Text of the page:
Still, social media is having an impact. “It makes historical portraiture less special than it was,” says Ian Thom, a senior curator at the Vancouver Art Gallery. “We are so used to seeing pictures of people that to have a singular image taken out of the multitudes to represent a particular person is hard for people to get their heads around. It’s the same for still life pictures. Both genres were once examples of extraordinary luxury. A 17th century Dutch picture of tulips was something to see when each individual flower was worth more than most people made in a year.”
Portraits in Time, which Thom organized, features videos that expand the flat surface of the picture plane and challenge the stability of traditional sculpture. “It gives a different sense of narrative and who the person being depicted is,” says Thom. “It is an opportunity to look at seeing the idea of a portrait beyond what the normal notion of a portrait is.” And what is a normal portrait? “Most people imagine it as a snapshot of a person in a particular time presenting themselves in a certain way,” he says.
Many of the West’s greatest artists have tried to capture the moods and manners of the human visage – from Rubens and Rembrandt to Manet, Van Gogh, Picasso and Warhol. Yet art students are often told that painted portraits are passé, no longer a suitable undertaking for
anyone with ambitions in an art world enchanted with the possibilities of installation, digital media and hybrid forms. “When I first started art school in the 1980s, the word was that painting was dead,” says Vancouver artist Elizabeth Topham. “But I still had this inner voice inside me saying that with pigment and oil you can create an illusion that can be abstract and yet evoke emotion.”
Topham, one of 30 finalists for this year’s Kingston Prize for Canadian Portraiture, believes the possibilities of painted portraiture are infinite. “You could have a thousand people do a portrait of the same subject and they would all be different.” Still, she says it’s healthy to rethink things. “Painting used to be the patriarch of the arts. It needed to be knocked off its pedestal in order to re-invent itself.”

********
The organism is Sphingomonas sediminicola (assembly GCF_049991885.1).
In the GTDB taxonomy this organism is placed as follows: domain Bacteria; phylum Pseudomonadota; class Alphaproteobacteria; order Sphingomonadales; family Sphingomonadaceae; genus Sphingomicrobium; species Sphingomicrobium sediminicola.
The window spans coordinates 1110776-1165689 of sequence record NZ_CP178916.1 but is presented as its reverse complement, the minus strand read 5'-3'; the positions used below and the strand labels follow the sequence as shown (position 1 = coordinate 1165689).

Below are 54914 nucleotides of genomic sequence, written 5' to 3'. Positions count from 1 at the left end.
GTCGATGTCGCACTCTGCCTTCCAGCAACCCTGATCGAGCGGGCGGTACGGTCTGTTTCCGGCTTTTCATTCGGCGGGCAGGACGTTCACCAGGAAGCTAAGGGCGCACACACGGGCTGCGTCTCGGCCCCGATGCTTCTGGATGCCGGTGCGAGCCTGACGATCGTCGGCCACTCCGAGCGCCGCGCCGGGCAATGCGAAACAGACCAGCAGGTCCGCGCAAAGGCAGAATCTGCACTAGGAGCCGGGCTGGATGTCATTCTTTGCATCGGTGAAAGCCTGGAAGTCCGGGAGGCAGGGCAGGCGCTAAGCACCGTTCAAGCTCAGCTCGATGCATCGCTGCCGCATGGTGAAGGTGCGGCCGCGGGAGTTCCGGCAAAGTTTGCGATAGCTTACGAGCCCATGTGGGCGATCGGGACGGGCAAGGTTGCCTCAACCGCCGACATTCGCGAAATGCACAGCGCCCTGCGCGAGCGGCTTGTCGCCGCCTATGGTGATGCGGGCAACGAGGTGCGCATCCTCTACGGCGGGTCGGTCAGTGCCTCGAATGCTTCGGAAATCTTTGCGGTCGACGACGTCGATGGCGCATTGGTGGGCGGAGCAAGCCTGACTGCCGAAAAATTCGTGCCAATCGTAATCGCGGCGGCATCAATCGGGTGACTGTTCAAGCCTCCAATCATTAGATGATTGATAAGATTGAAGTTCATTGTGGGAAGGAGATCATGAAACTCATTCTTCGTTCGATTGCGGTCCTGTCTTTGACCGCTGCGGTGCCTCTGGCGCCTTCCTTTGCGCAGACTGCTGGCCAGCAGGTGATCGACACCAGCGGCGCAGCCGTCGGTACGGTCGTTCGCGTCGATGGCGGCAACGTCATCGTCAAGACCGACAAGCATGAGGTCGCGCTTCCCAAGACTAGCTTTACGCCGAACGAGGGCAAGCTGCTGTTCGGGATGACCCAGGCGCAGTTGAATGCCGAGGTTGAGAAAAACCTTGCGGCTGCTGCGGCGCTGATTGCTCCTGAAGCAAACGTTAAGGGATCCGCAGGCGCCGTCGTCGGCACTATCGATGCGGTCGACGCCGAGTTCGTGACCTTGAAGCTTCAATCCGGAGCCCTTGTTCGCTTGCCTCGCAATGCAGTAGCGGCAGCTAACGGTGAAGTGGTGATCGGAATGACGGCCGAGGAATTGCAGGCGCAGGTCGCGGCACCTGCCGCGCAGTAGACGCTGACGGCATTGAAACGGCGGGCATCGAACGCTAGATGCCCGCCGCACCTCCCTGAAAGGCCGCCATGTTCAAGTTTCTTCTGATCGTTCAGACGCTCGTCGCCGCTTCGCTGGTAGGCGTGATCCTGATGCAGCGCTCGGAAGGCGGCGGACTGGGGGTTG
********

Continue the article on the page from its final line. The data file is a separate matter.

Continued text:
Salgado, who was part of this year’s Art Basel, a major international art fair, has upcoming exhibitions in Copenhagen, Cape Town and New York. Sometimes compared to Lucian Freud and Francis Bacon, he’s in demand for commissions. Yet he doesn’t call himself a portrait artist, preferring a more general term – abstract painter. His style tends toward the expressionist, with large renditions of what he calls “floating heads” in dramatic primary colours. He says he tries to push himself out of his comfort zone. So, for example, after being praised for the haunting eyes in early works, he started to minimize them.
Boosting public awareness of portraiture has been a concern of Australian-born Julian Brown, who with his wife, Kaaren, founded the Kingston Prize. Growing up in Sydney in the 1940s and 1950s, Brown was entranced by a longstanding portrait competition, the Archibald Prize. Started in 1921, it became a popular and, at times, controversial award. “The works focused on distinguished subjects (and famous people) and crowds flocked to the Art Gallery of New South Wales, where the short-listed artists were hung,” says Brown. “People love to see heroes and anti-heroes. I remember feeling what a great way to raise national consciousness, pride in our artists, and what a celebration of people it was.”
The Browns, who moved to Canada in 1961, named the prize after the Ontario city where they raised their family. “We thought having a portrait competition like the Archibald Prize would be advantageous to Canada,” says Brown. Launched in 2005, it has been held every two years since. The first winner, Marcia Perkins, received a $3,000 prize donated by the Browns. Subsequent winners were Joshua Choi, of Toronto; Andrew Valko, of Winnipeg; and Michael Bayne, of Kingston.
However, getting wider recognition for the contest has been tough, despite some 431 entrants this year and a purse that has climbed to $20,000. “We’re not taken seriously at all,” says Brown. “It’s one of our puzzles. There has been virtually no media coverage, except for a piece in the National Post in 2009. And getting gallery space for our shortlist and eventual winners is a big problem too.”